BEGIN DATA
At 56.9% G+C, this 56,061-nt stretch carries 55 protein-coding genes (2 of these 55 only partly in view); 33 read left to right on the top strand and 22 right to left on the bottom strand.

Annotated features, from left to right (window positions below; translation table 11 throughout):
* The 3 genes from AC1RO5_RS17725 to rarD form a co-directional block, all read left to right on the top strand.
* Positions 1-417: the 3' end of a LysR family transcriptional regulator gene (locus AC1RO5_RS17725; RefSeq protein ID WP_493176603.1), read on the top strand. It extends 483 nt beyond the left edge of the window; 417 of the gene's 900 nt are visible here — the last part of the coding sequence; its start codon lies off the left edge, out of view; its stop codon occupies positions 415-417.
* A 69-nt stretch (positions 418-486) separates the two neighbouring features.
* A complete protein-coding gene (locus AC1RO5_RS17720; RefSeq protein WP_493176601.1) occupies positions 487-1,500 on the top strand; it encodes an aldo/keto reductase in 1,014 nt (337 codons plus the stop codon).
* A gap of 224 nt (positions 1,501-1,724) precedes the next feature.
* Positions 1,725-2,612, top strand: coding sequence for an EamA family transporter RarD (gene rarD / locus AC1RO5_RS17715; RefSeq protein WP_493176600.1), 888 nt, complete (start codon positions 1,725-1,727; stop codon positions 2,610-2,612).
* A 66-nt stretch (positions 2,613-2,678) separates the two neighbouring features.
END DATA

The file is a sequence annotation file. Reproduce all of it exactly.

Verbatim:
At 56.9% G+C, this 56,061-nt stretch carries 55 protein-coding genes (2 of these 55 only partly in view); 33 read left to right on the top strand and 22 right to left on the bottom strand.

Annotated features, from left to right (window positions below; translation table 11 throughout):
* The 3 genes from AC1RO5_RS17725 to rarD form a co-directional block, all read left to right on the top strand.
* Positions 1-417: the 3' end of a LysR family transcriptional regulator gene (locus AC1RO5_RS17725; RefSeq protein ID WP_493176603.1), read on the top strand. It extends 483 nt beyond the left edge of the window; 417 of the gene's 900 nt are visible here — the last part of the coding sequence; its start codon lies off the left edge, out of view; its stop codon occupies positions 415-417.
* A 69-nt stretch (positions 418-486) separates the two neighbouring features.
* A complete protein-coding gene (locus AC1RO5_RS17720; RefSeq protein WP_493176601.1) occupies positions 487-1,500 on the top strand; it encodes an aldo/keto reductase in 1,014 nt (337 codons plus the stop codon).
* A gap of 224 nt (positions 1,501-1,724) precedes the next feature.
* Positions 1,725-2,612, top strand: coding sequence for an EamA family transporter RarD (gene rarD / locus AC1RO5_RS17715; RefSeq protein WP_493176600.1), 888 nt, complete (start codon positions 1,725-1,727; stop codon positions 2,610-2,612).
* A 66-nt stretch (positions 2,613-2,678) separates the two neighbouring features.